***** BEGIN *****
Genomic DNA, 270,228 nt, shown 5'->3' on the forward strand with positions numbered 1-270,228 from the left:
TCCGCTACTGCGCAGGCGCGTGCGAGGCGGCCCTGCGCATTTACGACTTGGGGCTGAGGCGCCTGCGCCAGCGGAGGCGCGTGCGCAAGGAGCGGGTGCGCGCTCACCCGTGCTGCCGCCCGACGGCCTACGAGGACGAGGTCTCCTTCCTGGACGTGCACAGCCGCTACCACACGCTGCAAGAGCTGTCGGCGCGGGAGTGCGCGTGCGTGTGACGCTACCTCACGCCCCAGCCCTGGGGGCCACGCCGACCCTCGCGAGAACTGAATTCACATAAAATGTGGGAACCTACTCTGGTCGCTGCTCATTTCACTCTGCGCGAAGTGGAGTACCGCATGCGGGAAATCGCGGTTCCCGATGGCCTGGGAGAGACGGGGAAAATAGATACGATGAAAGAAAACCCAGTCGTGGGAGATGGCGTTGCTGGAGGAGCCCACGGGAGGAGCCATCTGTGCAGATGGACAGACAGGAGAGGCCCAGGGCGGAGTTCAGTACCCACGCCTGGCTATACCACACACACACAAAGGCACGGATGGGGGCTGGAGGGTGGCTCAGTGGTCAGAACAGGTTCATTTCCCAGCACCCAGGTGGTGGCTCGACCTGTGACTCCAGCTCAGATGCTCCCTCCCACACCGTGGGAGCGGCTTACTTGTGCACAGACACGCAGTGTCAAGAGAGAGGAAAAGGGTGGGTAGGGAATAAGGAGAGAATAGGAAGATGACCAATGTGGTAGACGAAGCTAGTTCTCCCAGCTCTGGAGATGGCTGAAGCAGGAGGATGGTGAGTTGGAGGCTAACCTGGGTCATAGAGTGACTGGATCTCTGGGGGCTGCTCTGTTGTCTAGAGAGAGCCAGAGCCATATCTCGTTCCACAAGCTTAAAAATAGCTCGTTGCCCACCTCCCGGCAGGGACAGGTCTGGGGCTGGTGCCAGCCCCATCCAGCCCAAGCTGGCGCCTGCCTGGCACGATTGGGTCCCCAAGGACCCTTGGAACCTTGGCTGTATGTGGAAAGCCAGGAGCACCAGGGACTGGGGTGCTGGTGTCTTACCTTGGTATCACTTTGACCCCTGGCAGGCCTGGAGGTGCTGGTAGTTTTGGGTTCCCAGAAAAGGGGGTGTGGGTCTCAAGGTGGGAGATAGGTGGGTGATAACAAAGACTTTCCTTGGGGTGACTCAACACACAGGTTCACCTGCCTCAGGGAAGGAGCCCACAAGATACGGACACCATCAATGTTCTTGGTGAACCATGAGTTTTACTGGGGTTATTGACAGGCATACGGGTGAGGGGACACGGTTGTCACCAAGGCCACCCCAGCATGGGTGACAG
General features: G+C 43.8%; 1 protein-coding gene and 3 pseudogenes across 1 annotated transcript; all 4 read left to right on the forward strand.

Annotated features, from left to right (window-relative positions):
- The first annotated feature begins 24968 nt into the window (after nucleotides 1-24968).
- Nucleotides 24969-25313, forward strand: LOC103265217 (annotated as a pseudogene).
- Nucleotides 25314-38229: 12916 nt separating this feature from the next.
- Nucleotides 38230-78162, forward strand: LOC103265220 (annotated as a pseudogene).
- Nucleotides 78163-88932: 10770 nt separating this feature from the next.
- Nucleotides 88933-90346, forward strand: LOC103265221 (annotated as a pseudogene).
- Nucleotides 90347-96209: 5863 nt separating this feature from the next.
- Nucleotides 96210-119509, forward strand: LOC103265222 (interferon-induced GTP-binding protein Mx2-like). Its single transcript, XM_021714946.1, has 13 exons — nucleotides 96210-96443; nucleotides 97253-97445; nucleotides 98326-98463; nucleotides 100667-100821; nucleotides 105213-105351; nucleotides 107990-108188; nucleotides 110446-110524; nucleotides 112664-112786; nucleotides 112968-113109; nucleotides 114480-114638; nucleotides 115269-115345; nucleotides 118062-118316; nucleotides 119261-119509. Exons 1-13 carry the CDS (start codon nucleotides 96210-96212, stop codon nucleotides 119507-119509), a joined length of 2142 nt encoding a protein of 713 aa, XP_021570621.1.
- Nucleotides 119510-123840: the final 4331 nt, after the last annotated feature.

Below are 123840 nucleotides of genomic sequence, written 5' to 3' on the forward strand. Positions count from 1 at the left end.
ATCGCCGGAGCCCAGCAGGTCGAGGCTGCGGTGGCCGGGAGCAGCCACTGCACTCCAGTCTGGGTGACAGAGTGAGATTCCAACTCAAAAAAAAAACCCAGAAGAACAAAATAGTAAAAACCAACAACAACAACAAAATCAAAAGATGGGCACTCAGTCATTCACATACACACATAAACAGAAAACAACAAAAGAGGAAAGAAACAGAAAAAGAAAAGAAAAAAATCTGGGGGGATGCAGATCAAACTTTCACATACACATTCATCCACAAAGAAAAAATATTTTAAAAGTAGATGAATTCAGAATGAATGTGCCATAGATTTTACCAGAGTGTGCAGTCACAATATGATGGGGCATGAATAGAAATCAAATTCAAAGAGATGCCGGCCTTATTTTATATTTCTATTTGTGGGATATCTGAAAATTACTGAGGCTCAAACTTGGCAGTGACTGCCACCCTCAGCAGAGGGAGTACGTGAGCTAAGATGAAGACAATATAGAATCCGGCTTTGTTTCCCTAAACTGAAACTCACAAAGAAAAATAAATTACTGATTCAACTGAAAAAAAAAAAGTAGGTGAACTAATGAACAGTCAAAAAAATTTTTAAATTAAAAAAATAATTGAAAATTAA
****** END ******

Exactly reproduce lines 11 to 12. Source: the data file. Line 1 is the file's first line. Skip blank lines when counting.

- Nucleotides 90347-96209: 5863 nt separating this feature from the next.
- Nucleotides 96210-119509, forward strand: LOC103265222 (interferon-induced GTP-binding protein Mx2-like). Its single transcript, XM_021714946.1, has 13 exons — nucleotides 96210-96443; nucleotides 97253-97445; nucleotides 98326-98463; nucleotides 100667-100821; nucleotides 105213-105351; nucleotides 107990-108188; nucleotides 110446-110524; nucleotides 112664-112786; nucleotides 112968-113109; nucleotides 114480-114638; nucleotides 115269-115345; nucleotides 118062-118316; nucleotides 119261-119509. Exons 1-13 carry the CDS (start codon nucleotides 96210-96212, stop codon nucleotides 119507-119509), a joined length of 2142 nt encoding a protein of 713 aa, XP_021570621.1.